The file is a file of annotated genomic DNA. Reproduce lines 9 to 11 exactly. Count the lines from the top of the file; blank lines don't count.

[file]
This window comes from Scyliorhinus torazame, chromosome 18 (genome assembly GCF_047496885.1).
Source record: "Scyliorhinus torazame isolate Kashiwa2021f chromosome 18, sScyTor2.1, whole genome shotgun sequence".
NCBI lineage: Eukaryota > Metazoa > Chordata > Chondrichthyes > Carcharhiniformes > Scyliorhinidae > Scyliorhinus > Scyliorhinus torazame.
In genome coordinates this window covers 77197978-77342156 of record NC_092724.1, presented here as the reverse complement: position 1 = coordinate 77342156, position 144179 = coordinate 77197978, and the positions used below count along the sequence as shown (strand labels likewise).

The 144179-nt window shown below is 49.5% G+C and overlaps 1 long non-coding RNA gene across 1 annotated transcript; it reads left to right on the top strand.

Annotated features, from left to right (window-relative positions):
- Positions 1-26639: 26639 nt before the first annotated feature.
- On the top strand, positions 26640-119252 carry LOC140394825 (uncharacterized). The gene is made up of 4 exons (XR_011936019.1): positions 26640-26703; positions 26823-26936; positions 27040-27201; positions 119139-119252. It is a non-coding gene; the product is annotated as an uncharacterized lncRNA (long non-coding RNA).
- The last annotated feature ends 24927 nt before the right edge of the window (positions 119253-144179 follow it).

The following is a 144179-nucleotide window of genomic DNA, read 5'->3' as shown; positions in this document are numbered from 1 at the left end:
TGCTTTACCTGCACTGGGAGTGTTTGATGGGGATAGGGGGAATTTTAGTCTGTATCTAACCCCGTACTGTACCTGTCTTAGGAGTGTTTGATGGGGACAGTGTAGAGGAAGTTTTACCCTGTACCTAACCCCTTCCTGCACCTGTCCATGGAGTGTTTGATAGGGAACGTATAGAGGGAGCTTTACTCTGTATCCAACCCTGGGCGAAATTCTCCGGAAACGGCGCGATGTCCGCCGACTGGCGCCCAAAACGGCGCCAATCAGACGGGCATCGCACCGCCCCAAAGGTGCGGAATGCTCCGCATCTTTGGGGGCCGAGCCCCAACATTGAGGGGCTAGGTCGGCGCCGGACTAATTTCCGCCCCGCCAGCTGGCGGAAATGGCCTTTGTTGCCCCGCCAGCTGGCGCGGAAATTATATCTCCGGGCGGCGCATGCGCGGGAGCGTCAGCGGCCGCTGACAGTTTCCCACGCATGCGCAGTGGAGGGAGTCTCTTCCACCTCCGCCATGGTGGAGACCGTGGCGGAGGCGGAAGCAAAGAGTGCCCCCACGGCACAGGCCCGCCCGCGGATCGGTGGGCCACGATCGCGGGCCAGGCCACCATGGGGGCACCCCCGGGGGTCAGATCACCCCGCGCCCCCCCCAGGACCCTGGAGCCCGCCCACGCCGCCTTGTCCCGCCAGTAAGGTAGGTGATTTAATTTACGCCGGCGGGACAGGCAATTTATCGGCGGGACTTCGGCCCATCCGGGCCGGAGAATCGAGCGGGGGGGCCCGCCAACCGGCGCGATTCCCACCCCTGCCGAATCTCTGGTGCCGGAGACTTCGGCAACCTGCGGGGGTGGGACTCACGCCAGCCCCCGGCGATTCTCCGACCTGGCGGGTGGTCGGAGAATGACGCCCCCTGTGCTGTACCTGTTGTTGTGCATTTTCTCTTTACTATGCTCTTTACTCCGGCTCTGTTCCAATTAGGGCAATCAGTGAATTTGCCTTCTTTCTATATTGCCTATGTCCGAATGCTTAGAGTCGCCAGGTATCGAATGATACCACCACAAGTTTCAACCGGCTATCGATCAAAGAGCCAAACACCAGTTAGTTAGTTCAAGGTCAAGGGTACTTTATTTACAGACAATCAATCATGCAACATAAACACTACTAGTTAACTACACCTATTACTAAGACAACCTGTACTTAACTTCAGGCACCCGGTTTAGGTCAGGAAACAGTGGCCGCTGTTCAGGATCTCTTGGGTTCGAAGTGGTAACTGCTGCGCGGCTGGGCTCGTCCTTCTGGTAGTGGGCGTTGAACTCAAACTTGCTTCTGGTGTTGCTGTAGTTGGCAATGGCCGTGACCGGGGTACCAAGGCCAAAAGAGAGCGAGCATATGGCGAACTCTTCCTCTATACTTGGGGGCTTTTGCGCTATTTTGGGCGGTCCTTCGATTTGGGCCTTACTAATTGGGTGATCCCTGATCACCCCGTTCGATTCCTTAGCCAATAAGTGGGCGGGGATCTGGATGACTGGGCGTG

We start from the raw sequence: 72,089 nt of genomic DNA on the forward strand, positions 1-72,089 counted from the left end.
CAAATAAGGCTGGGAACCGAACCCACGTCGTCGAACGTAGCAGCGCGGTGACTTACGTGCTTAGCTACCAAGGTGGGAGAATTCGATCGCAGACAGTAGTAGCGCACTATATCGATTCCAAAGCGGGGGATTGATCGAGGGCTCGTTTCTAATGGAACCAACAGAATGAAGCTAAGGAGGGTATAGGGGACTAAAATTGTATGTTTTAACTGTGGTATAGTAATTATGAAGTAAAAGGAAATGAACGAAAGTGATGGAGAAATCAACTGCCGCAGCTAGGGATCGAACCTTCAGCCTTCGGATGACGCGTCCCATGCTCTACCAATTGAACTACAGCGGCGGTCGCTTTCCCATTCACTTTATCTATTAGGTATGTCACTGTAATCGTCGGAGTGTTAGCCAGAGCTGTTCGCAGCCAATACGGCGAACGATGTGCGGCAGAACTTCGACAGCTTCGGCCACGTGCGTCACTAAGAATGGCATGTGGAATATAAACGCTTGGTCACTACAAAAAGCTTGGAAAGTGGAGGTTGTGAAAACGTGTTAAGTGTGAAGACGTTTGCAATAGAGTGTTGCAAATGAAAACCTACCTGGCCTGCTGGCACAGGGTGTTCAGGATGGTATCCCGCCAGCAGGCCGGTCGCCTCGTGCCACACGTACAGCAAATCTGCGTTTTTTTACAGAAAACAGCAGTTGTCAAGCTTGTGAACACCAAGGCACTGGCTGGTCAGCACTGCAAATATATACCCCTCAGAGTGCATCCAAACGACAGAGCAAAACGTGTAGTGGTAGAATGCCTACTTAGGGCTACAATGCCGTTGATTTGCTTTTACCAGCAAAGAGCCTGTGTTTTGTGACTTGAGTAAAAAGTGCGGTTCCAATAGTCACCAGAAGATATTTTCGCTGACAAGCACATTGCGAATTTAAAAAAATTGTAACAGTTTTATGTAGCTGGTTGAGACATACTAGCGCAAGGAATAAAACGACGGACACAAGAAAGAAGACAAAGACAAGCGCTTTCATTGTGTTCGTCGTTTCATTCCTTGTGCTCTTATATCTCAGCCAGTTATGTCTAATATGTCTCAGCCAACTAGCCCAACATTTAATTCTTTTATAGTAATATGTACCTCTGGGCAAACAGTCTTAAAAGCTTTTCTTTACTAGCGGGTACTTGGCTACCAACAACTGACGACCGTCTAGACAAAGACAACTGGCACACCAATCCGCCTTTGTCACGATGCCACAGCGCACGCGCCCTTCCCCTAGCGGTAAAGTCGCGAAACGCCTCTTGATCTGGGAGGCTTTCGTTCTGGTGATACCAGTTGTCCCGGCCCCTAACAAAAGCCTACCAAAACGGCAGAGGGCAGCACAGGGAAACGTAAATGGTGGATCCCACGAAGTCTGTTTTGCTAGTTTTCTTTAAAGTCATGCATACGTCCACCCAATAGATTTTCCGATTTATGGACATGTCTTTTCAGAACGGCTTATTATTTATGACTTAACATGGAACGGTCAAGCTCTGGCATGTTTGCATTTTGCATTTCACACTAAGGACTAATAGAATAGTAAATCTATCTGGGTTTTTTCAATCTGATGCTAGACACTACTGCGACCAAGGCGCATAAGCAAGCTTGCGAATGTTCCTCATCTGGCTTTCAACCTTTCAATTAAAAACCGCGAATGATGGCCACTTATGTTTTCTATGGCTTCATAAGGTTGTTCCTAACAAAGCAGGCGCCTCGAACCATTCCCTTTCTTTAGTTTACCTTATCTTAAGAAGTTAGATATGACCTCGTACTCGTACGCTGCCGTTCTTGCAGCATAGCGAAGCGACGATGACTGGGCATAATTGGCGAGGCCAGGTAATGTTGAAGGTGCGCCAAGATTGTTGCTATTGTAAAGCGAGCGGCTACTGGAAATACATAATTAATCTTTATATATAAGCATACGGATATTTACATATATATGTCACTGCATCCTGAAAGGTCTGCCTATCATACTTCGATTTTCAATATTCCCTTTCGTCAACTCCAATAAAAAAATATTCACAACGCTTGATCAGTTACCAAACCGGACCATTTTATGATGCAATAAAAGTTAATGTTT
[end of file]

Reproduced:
- The last annotated feature ends 24927 nt before the right edge of the window (positions 119253-144179 follow it).

The following is a 144179-nucleotide window of genomic DNA, read 5'->3' as shown; positions in this document are numbered from 1 at the left end:
TGCTTTACCTGCACTGGGAGTGTTTGATGGGGATAGGGGGAATTTTAGTCTGTATCTAACCCCGTACTGTACCTGTCTTAGGAGTGTTTGATGGGGACAGTGTAGAGGAAGTTTTACCCTGTACCTAACCCCTTCCTGCACCTGTCCATGGAGTGTTTGATAGGGAACGTATAGAGGGAGCTTTACTCTGTATCCAACCCTGGGCGAAATTCTCCGGAAACGGCGCGATGTCCGCCGACTGGCGCCCAAAACGGCGCCAATCAGACGGGCATCGCACCGCCCCAAAGGTGCGGAATGCTCCGCATCTTTGGGGGCCGAGCCCCAACATTGAGGGGCTAGGTCGGCGCCGGACTAATTTCCGCCCCGCCAGCTGGCGGAAATGGCCTTTGTTGCCCCGCCAGCTGGCGCGGAAATTATATCTCCGGGCGGCGCATGCGCGGGAGCGTCAGCGGCCGCTGACAGTTTCCCACGCATGCGCAGTGGAGGGAGTCTCTTCCACCTCCGCCATGGTGGAGACCGTGGCGGAGGCGGAAGCAAAGAGTGCCCCCACGGCACAGGCCCGCCCGCGGATCGGTGGGCCACGATCGCGGGCCAGGCCACCATGGGGGCACCCCCGGGGGTCAGATCACCCCGCGCCCCCCCCAGGACCCTGGAGCCCGCCCACGCCGCCTTGTCCCGCCAGTAAGGTAGGTGATTTAATTTACGCCGGCGGGACAGGCAATTTATCGGCGGGACTTCGGCCCATCCGGGCCGGAGAATCGAGCGGGGGGGCCCGCCAACCGGCGCGATTCCCACCCCTGCCGAATCTCTGGTGCCGGAGACTTCGGCAACCTGCGGGGGTGGGACTCACGCCAGCCCCCGGCGATTCTCCGACCTGGCGGGTGGTCGGAGAATGACGCCCCCTGTGCTGTACCTGTTGTTGTGCATTTTCTCTTTACTATGCTCTTTACTCCGGCTCTGTTCCAATTAGGGCAATCAGTGAATTTGCCTTCTTTCTATATTGCCTATGTCCGAATGCTTAGAGTCGCCAGGTATCGAATGATACCACCACAAGTTTCAACCGGCTATCGATCAAAGAGCCAAACACCAGTTAGTTAGTTCAAGGTCAAGGGTACTTTATTTACAGACAATCAATCATGCAACATAAACACTACTAGTTAACTACACCTATTACTAAGACAACCTGTACTTAACTTCAGGCACCCGGTTTAGGTCAGGAAACAGTGGCCGCTGTTCAGGATCTCTTGGGTTCGAAGTGGTAACTGCTGCGCGGCTGGGCTCGTCCTTCTGGTAGTGGGCGTTGAACTCAAACTTGCTTCTGGTGTTGCTGTAGTTGGCAATGGCCGTGACCGGGGTACCAAGGCCAAAAGAGAGCGAGCATATGGCGAACTCTTCCTCTATACTTGGGGGCTTTTGCGCTATTTTGGGCGGTCCTTCGATTTGGGCCTTACTAATTGGGTGATCCCTGATCACCCCGTTCGATTCCTTAGCCAATAAGTGGGCGGGGATCTGGATGACTGGGCGTG